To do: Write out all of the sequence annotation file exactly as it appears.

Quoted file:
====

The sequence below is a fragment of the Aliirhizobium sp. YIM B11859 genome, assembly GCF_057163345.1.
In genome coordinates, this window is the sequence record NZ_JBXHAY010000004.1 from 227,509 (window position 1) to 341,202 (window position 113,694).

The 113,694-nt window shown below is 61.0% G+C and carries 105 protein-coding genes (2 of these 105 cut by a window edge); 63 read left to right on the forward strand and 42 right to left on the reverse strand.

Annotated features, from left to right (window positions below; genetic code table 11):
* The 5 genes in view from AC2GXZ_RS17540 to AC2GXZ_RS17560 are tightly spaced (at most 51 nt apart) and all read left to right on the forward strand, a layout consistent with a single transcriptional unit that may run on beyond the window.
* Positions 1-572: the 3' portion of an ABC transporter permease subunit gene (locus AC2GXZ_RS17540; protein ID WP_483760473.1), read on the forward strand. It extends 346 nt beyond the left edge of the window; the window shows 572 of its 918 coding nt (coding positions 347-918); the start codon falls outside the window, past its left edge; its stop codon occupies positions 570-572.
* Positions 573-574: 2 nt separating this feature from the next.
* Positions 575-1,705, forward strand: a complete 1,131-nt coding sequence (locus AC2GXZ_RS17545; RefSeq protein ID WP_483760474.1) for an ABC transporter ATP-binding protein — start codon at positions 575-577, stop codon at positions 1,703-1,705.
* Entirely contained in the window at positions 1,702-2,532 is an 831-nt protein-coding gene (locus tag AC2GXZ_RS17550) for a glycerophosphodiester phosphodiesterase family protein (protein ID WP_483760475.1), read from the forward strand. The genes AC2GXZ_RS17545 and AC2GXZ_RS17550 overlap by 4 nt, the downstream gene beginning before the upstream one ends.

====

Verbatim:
The sequence below is a fragment of the Aliirhizobium sp. YIM B11859 genome, assembly GCF_057163345.1.
In genome coordinates, this window is the sequence record NZ_JBXHAY010000004.1 from 227,509 (window position 1) to 341,202 (window position 113,694).

The 113,694-nt window shown below is 61.0% G+C and carries 105 protein-coding genes (2 of these 105 cut by a window edge); 63 read left to right on the forward strand and 42 right to left on the reverse strand.

Annotated features, from left to right (window positions below; genetic code table 11):
* The 5 genes in view from AC2GXZ_RS17540 to AC2GXZ_RS17560 are tightly spaced (at most 51 nt apart) and all read left to right on the forward strand, a layout consistent with a single transcriptional unit that may run on beyond the window.
* Positions 1-572: the 3' portion of an ABC transporter permease subunit gene (locus AC2GXZ_RS17540; protein ID WP_483760473.1), read on the forward strand. It extends 346 nt beyond the left edge of the window; the window shows 572 of its 918 coding nt (coding positions 347-918); the start codon falls outside the window, past its left edge; its stop codon occupies positions 570-572.
* Positions 573-574: 2 nt separating this feature from the next.
* Positions 575-1,705, forward strand: a complete 1,131-nt coding sequence (locus AC2GXZ_RS17545; RefSeq protein ID WP_483760474.1) for an ABC transporter ATP-binding protein — start codon at positions 575-577, stop codon at positions 1,703-1,705.
* Entirely contained in the window at positions 1,702-2,532 is an 831-nt protein-coding gene (locus tag AC2GXZ_RS17550) for a glycerophosphodiester phosphodiesterase family protein (protein ID WP_483760475.1), read from the forward strand. The genes AC2GXZ_RS17545 and AC2GXZ_RS17550 overlap by 4 nt, the downstream gene beginning before the upstream one ends.